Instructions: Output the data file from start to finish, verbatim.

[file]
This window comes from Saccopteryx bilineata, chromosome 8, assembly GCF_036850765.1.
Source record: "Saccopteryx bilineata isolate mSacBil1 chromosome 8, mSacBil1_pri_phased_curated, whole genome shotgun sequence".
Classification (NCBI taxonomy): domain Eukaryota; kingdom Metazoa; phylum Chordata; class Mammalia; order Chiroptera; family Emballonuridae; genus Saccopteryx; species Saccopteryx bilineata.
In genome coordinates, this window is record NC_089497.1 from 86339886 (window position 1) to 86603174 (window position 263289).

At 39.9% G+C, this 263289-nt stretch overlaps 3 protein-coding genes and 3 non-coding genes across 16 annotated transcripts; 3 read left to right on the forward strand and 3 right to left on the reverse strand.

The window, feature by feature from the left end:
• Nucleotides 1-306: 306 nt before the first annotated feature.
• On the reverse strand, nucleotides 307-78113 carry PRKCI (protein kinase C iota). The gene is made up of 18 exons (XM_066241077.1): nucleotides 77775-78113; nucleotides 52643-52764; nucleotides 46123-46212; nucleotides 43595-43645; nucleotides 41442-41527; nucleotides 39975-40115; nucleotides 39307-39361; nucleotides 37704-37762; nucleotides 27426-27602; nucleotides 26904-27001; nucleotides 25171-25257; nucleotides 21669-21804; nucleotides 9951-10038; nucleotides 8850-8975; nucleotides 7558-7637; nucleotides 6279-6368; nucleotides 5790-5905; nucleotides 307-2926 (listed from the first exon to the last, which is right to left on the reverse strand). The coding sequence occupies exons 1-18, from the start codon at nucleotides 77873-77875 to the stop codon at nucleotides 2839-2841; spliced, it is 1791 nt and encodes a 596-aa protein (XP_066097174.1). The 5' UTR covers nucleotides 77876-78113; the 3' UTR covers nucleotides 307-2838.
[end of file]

This window comes from Saccopteryx bilineata, chromosome 8, assembly GCF_036850765.1.
Source record: "Saccopteryx bilineata isolate mSacBil1 chromosome 8, mSacBil1_pri_phased_curated, whole genome shotgun sequence".
Classification (NCBI taxonomy): domain Eukaryota; kingdom Metazoa; phylum Chordata; class Mammalia; order Chiroptera; family Emballonuridae; genus Saccopteryx; species Saccopteryx bilineata.
In genome coordinates, this window is record NC_089497.1 from 86339886 (window position 1) to 86603174 (window position 263289).

At 39.9% G+C, this 263289-nt stretch overlaps 3 protein-coding genes and 3 non-coding genes across 16 annotated transcripts; 3 read left to right on the forward strand and 3 right to left on the reverse strand.

The window, feature by feature from the left end:
• Nucleotides 1-306: 306 nt before the first annotated feature.
• On the reverse strand, nucleotides 307-78113 carry PRKCI (protein kinase C iota). The gene is made up of 18 exons (XM_066241077.1): nucleotides 77775-78113; nucleotides 52643-52764; nucleotides 46123-46212; nucleotides 43595-43645; nucleotides 41442-41527; nucleotides 39975-40115; nucleotides 39307-39361; nucleotides 37704-37762; nucleotides 27426-27602; nucleotides 26904-27001; nucleotides 25171-25257; nucleotides 21669-21804; nucleotides 9951-10038; nucleotides 8850-8975; nucleotides 7558-7637; nucleotides 6279-6368; nucleotides 5790-5905; nucleotides 307-2926 (listed from the first exon to the last, which is right to left on the reverse strand). The coding sequence occupies exons 1-18, from the start codon at nucleotides 77873-77875 to the stop codon at nucleotides 2839-2841; spliced, it is 1791 nt and encodes a 596-aa protein (XP_066097174.1). The 5' UTR covers nucleotides 77876-78113; the 3' UTR covers nucleotides 307-2838.